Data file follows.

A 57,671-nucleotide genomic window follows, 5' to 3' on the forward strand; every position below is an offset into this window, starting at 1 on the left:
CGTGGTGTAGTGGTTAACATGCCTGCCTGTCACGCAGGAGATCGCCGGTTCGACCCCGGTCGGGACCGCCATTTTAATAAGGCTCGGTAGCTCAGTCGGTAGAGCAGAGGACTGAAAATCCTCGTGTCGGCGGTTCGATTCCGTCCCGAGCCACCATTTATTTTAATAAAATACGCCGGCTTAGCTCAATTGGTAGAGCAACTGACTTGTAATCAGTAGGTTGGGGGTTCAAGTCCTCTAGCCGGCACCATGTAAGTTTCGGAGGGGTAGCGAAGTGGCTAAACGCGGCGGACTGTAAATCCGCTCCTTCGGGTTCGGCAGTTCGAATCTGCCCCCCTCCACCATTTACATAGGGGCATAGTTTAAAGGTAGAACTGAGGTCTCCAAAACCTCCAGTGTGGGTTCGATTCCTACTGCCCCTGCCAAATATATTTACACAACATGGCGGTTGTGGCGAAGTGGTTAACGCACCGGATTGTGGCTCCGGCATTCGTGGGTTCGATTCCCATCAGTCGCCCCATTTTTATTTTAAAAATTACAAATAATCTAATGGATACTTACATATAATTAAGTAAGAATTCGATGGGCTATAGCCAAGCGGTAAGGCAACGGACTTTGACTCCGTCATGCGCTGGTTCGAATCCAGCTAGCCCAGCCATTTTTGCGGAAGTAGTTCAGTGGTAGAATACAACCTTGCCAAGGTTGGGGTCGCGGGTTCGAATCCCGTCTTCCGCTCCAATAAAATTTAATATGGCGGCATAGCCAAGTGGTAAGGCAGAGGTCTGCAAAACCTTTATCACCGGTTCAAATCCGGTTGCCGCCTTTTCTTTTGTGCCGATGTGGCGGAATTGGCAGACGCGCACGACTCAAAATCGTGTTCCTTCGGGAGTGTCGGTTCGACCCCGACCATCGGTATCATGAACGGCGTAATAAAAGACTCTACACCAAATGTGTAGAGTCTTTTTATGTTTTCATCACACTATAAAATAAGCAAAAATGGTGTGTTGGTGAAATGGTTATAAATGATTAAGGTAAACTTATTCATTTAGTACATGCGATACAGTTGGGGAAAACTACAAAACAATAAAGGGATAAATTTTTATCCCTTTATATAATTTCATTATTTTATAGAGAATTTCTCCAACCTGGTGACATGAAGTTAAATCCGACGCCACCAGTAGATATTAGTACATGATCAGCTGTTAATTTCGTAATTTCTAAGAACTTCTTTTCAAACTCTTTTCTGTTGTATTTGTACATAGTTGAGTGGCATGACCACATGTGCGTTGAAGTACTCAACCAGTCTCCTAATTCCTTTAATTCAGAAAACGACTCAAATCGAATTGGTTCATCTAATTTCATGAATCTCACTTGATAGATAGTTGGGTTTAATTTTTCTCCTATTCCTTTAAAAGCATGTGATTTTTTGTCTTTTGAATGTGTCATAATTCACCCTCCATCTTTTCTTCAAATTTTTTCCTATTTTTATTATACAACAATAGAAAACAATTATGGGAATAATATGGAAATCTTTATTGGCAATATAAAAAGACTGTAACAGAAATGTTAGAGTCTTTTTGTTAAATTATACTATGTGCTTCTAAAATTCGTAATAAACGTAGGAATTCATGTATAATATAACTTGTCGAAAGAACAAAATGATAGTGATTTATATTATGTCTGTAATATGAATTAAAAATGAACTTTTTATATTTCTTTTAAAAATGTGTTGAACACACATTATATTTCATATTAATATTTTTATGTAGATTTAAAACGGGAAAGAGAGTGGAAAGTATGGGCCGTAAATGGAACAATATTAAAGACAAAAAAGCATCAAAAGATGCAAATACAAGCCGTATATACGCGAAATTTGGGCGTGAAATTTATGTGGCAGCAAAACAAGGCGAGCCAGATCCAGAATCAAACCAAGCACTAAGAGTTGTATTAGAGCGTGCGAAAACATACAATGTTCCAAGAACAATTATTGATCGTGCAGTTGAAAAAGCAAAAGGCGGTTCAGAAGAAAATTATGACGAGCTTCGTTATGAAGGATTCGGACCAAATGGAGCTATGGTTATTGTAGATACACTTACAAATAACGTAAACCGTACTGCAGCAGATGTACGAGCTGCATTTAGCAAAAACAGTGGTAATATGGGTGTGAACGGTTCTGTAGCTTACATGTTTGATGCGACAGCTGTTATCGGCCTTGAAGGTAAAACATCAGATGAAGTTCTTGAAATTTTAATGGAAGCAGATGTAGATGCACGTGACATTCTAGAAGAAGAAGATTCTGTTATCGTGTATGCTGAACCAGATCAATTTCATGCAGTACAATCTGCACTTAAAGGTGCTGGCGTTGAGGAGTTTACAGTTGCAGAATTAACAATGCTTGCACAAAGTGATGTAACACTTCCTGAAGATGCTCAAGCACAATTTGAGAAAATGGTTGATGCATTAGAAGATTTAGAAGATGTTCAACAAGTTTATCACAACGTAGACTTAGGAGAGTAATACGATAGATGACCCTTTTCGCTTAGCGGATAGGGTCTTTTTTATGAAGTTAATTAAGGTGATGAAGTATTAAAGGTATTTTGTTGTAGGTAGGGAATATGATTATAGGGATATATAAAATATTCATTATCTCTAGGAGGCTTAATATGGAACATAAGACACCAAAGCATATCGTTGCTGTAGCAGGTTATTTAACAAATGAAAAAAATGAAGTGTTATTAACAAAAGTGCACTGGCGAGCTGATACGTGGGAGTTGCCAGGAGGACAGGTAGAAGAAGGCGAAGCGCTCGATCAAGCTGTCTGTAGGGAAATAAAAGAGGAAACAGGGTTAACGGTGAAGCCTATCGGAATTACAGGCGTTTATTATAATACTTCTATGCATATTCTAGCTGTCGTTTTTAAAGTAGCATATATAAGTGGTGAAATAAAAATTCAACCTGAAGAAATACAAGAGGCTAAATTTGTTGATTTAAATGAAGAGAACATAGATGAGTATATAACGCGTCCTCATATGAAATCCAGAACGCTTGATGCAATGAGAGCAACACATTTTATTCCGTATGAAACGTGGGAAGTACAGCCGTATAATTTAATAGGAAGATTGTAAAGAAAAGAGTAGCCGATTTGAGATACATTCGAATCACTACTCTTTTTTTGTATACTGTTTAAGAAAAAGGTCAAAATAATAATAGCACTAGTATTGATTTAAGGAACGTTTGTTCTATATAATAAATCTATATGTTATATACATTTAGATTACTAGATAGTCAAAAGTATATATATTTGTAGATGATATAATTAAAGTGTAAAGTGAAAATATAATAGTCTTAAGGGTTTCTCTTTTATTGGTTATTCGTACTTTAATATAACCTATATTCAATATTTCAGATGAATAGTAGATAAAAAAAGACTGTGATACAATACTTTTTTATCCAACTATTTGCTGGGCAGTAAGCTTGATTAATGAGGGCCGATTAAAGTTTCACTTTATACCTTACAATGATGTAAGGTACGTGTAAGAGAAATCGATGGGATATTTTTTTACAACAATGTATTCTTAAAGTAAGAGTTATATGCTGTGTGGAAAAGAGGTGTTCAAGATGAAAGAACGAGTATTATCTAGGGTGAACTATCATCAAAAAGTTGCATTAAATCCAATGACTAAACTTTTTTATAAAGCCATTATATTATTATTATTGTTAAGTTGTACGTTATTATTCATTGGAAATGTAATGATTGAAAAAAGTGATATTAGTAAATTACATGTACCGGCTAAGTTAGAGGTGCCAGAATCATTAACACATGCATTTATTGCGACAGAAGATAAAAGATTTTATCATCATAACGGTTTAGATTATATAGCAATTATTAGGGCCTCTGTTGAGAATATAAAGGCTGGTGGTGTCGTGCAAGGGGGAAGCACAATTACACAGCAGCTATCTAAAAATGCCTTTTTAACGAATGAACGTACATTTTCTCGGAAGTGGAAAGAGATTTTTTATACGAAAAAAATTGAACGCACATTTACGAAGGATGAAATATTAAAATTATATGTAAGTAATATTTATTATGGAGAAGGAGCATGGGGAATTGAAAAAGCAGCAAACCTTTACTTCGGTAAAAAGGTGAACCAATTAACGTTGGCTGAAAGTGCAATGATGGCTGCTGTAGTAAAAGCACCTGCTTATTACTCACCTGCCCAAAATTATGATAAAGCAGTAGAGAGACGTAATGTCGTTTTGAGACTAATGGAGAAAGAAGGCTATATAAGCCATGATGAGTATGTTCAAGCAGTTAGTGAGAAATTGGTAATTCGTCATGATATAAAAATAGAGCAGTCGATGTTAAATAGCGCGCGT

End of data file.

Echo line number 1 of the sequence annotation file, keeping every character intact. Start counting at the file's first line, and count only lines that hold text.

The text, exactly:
A 57,671-nucleotide genomic window follows, 5' to 3' on the forward strand; every position below is an offset into this window, starting at 1 on the left: